This seems like an odd one to put in here, but I see a lot of beginning writers who either mash a bunch of things into one paragraph, or split actions across multiple paragraphs. After a while, you get a feel for how to do it, but just as an example, look at the below:


Kory thought he should clean up his room a little, so he pulled all the clothes and towels from the floor into a single pile. He stood and stared at the pile and then gathered it up and took the clothes to the laundry hamper. His floor was strewn with school papers and books, too, so he picked them all up and stacked them in a pile on his desk. The room looked somewhat presentable by the time the front doorbell rang. He ran to answer it before his mother could get there, and threw the door open to see Samaki standing there. The fox was smiling broadly and carrying his own bag of books. “Come on,” Kory said, and hustled the fox across the little bridge and into his room. He closed the door behind them and then pulled Samaki close for a hug and a quick kiss.


All of this flows into each other, but it’s made up of four separate thoughts: Kory cleans his room; the doorbell rings; Kory meets Samaki at the door; Kory kisses Samaki in his room. It would be better rewritten as below:


Kory thought he should clean up his room a little, so he pulled all the clothes and towels from the floor into a single pile. He stood and stared at the pile and then gathered it up and took the clothes to the laundry hamper. His floor was strewn with school papers and books, too, so he picked them all up and stacked them in a pile on his desk.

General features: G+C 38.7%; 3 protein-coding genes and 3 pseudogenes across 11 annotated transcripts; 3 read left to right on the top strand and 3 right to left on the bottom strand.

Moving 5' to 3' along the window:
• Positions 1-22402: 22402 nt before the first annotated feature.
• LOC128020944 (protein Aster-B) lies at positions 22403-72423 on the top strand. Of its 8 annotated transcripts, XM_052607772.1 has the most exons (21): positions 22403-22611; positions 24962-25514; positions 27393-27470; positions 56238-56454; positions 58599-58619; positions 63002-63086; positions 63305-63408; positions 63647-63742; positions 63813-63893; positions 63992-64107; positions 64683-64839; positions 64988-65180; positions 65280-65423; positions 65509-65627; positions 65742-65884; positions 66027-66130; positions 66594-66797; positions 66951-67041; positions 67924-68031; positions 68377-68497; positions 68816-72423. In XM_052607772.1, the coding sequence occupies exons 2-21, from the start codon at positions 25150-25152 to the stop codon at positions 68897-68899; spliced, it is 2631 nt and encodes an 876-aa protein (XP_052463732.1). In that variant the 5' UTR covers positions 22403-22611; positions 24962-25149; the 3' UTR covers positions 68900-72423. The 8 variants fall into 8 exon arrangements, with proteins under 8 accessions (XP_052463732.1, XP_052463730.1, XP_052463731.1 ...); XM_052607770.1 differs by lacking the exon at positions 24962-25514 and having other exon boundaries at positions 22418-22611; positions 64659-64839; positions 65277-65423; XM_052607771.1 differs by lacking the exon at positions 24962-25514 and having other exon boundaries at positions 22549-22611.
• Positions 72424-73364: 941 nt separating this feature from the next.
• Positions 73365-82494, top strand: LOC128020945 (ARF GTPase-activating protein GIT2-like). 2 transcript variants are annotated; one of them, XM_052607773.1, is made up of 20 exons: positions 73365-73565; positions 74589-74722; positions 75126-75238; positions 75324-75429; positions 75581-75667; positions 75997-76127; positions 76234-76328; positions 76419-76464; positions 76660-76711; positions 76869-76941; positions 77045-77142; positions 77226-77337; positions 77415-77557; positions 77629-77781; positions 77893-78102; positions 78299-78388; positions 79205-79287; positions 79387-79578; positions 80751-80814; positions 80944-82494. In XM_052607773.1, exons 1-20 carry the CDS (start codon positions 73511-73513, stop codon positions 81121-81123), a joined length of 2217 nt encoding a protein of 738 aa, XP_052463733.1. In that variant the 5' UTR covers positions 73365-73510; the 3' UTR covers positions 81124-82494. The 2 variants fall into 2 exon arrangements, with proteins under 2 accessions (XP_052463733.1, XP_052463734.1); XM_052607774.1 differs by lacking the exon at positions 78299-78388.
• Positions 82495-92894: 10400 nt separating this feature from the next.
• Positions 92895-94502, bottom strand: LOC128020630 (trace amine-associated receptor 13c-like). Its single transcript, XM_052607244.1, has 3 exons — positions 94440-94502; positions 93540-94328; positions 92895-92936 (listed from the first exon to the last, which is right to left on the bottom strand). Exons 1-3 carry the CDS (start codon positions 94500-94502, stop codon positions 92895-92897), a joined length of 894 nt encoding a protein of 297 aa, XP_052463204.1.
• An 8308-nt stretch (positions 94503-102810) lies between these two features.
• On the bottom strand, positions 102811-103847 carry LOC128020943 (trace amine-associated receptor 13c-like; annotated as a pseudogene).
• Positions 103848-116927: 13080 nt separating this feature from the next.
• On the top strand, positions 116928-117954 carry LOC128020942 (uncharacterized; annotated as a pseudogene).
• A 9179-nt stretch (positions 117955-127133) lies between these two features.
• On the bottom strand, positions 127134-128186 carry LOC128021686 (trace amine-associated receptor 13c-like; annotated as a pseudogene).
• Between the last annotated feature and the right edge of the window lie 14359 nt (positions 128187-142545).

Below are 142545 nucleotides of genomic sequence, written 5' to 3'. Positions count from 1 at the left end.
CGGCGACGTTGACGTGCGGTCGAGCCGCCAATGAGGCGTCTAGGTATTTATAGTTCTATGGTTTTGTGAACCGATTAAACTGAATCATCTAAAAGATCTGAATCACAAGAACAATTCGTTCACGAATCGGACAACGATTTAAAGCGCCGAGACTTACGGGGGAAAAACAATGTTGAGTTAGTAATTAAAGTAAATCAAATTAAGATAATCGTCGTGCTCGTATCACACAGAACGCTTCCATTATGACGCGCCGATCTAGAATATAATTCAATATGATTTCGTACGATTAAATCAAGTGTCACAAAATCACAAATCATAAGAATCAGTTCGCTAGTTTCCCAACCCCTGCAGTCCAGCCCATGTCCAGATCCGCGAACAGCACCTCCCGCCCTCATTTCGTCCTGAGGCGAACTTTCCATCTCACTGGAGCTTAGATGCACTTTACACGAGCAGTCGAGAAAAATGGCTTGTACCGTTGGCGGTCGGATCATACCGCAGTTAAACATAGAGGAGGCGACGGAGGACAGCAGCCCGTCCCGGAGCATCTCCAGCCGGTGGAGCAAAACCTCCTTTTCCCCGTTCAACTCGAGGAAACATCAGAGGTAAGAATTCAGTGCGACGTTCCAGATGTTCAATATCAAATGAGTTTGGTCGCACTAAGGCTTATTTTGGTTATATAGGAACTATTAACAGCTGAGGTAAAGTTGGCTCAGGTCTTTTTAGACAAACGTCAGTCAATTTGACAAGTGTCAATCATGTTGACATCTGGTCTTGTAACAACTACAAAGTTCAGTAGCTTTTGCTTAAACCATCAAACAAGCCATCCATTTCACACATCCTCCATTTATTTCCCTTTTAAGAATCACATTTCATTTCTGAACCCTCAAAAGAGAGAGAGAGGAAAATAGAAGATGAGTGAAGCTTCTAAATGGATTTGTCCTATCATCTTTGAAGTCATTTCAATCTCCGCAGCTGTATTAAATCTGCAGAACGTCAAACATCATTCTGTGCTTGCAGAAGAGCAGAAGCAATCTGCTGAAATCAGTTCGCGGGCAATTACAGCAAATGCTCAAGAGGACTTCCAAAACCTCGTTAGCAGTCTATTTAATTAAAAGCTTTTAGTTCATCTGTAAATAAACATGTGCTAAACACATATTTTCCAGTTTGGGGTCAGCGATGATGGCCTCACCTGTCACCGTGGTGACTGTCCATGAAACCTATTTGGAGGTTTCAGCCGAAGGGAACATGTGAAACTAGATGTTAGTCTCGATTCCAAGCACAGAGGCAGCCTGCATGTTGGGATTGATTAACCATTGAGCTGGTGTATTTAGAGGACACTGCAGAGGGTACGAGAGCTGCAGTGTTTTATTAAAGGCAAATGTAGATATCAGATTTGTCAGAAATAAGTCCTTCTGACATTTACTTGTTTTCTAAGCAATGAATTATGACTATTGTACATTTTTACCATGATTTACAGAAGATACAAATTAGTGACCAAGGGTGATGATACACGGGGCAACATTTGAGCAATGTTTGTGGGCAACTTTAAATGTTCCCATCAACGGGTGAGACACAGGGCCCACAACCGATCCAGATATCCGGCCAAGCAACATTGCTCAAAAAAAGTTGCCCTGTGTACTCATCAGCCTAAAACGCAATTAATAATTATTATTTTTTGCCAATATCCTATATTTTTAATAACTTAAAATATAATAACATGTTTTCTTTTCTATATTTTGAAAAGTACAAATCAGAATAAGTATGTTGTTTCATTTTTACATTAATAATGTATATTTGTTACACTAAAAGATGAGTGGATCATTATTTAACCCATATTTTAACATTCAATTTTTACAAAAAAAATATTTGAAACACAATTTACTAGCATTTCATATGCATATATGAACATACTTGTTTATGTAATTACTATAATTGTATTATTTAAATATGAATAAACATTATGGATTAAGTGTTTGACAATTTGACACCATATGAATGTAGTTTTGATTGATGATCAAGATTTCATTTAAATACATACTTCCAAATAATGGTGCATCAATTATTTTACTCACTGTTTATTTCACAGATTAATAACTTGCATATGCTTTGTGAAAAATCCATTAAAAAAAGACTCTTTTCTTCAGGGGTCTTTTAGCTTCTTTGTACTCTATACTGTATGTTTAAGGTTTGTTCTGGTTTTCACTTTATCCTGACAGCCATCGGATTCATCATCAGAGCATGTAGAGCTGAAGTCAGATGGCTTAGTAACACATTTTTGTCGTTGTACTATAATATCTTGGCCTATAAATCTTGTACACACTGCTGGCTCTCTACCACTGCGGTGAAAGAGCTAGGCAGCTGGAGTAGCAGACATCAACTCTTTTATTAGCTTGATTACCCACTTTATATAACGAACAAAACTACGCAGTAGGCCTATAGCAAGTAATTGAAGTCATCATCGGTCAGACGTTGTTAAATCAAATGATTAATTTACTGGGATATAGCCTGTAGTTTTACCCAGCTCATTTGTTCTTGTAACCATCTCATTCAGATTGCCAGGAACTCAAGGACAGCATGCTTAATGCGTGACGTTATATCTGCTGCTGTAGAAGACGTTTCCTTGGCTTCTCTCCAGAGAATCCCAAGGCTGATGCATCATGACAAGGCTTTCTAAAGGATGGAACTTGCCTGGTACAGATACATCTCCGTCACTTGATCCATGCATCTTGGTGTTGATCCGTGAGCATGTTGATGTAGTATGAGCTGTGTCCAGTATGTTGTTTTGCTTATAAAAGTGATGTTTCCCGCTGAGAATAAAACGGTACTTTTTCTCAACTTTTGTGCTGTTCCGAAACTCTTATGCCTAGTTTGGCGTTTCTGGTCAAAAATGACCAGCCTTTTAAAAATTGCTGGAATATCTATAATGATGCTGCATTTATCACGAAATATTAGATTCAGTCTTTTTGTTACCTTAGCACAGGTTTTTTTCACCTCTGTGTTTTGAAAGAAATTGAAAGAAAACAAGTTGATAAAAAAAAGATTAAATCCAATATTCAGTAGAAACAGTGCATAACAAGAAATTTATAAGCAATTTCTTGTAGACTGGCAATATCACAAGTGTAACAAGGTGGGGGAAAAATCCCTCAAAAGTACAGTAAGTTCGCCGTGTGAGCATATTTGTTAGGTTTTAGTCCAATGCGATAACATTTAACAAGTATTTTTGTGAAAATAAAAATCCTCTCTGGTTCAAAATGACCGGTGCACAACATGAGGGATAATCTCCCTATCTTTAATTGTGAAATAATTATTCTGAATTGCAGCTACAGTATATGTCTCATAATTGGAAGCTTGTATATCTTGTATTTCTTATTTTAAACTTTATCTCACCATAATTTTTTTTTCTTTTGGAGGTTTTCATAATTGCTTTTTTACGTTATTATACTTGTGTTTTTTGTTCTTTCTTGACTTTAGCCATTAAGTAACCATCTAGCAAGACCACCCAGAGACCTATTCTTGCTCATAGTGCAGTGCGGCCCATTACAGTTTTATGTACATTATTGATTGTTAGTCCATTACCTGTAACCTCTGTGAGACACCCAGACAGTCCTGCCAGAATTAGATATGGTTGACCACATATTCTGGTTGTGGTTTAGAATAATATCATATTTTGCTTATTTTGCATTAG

The room looked somewhat presentable by the time the front doorbell rang. He ran to answer it before his mother could get there, and threw the door open.

Samaki stood there, smiling broadly and carrying his own bag of books. “Come on,” Kory said, and hustled the fox across the little bridge and into his room.

He closed the door behind them and then pulled Samaki close for a hug and a quick kiss.


Some notes: you’ll note that the “Samaki’s standing at the door” was rewritten for flow. The line where Kory “hustled the fox across the little bridge” could go either in the third or fourth paragraph; I chose the third because not much else is happening there. You could also (with a little rewriting) move the “Samaki stood there” sentence up to the second paragraph and then combine the third and fourth. But I like this construction because when Kory opens the door, it ends an action/thought. Samaki standing at the door is a new thing.


  1. Find a ‘writing buddy’ whose passion and interest matches yours.

You may not have a lot of control over this one, but keep putting your writing out there in public. Respond to people and take note of the ones who offer you good feedback. And visit posts other people make showcasing their writing. If they ask for critique, give them critique on a level you’d like to get.


  1. Read your work out loud.

This can feel awkward, but you will catch so many more things when you have to say each word that you will be stunned by it. When you write, you read the words to yourself, of course, but when you don’t engage your brain in thinking about each word, you will smooth it out in your mind and think it reads just fine. So don’t just read the words to yourself in your head. Speak them out loud. If you have to shut yourself in your bedroom and do it alone, do that. If you have a friend who doesn’t mind you reading your stories to them, that’s a great chance to do it.